Alzheimer’s disease is a neurodegenerative disorder and is the most common cause of dementia. The degradation of brain matter leads to symptoms including memory loss and difficulties with thinking, problem-solving or language. As Alzheimer’s disease is a progressive disorder the symptoms gradually get worse over time 1. In 2015 it was estimated that 46.8 million people were living with dementia 2. Thus drug development to reduce or stop the progression of Alzheimer’s disease is heavily invested in as there is no effective treatment.
It has been shown that an overactive immune system can play an important role in Alzheimer’s disease. Within the immune system particularly the inflammasome has been implicated in Alzheimer’s disease. The inflammasome is a large bundle of proteins which are responsible for producing proinflammatory cytokines in cells. The cytokines then promote inflammation in the brain which causes can worsen Alzheimer’s disease.
The plan – to inhibit the inflammasome complex to improve the outcomes for people living with Alzheimer’s disease. Designing new drugs can take 20 years to get into clinic and cost 1.6 billion dollars in the process. Dr David Brough, leading the study employed the strategy of ‘repurposing’ to discover drugs for Alzheimer’s disease i.e. using a drug already approved in the market to treat another disease. This involved testing drugs from a large class of non-steroidal anti-inflammatory drugs (NSAIDs) to determine if they could inhibit the inflammasome and therefore have potential therapeutic benefit in Alzheimer’s disease.
From screening many NSAIDs for their activity on immune cells, mefenamic acid was identified as having the ability to inhibit the inflammasome and prevent the release of inflammatory cytokines (figure a). This is a drug mainly prescribed for the treatment of period pain. The next step was to identify how the drug was working. It is understood that ion channels on the cell surface may be involved in inflammasome activation and the proposed mode of action of mefenamic acid was that it inhibits particular ion channels. During this study the target was identified as a chloride ion channel called the volume-regulated anion channel (VRAC).
In order to make the link between these exciting initial findings and the effectiveness of mefenamic acid at treating Alzheimer’s disease animal models were utilised. Firstly a rat model of amyloid-beta induced memory deficits was used. Amyloid beta plaques are known to be a major hallmark of Alzheimer’s disease and the injection of the protein into rat brains results in permanent memory deficits. From the novel object recognition test it was found that mefenamic acid protected the rats from these memory deficits.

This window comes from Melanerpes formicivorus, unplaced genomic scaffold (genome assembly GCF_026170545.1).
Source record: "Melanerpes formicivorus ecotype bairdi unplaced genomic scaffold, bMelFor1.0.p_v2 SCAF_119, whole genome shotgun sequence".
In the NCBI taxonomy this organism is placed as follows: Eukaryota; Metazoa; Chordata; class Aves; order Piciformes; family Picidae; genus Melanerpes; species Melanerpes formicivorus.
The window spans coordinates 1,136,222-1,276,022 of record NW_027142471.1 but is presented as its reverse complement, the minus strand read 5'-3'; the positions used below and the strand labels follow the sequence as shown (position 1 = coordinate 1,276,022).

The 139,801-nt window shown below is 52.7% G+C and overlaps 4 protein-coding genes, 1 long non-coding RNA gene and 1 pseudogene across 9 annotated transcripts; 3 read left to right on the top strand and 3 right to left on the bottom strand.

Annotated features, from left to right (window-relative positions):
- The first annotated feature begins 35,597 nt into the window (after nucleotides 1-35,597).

The next model that was studied was a mouse model of expressed genes found in the humans with the genetic form of Alzheimer’s disease. In this model the symptoms are progressive, starting from when the mice are 14 months old (simulating the human disorder). Using a water maze based task it was determined that mefanamic acid was able to reverse the memory deficits observed in placebo treated mice. Additionally there was much inflammation in the brains of placebo treated mice but no inflammation in the case of mefenamic acid treated mice.
In conclusion from this study we can see that Alzheimer’s disease is a debilitating progressive disorder which is a huge global concern. There is strong evidence that overactivity of the immune system, particularly the inflammasome protein complex is involved. Testing NSAIDs led to the identification of mefenamic acid which inhibits the inflammasome by blocking the VRAC ion channel and it was effective in at eliminating memory deficits associated with Alzheimer’s disease in mouse and rat models. The group is planning to progress to clinical trials, and since the drug is already known and approved there is no requirement for a safety testing stage.
Daniels, M.J.D., Rivers-Auty, J., Schilling, T., Spencer, N.G., Watremez, W., Fasolino, V., Booth, S.J., White, C.S., Baldwin, A.G., Freeman, S., Wong, R., Latta, C., Yu, S., Jackson, J., Fischer, N., Koziel, V., Pillot, T., Bagnall, J., Allan, S.M., Paszek, P., Galea, J., Harte, M.K., Eder, C., Lawrence, C.B. and Brough, D. 2016. Fenamate NSAIDs inhibit the NLRP3 inflammasome and protect against Alzheimer’s disease in rodent models. Nature Communications. 7, p12504.
1 Alzheimer’s Society Website https://www.alzheimers.org.uk/
2 Alzheimer’s Disease International Website https://www.alz.co.uk/research/statistics
Blog written by Rachael Besser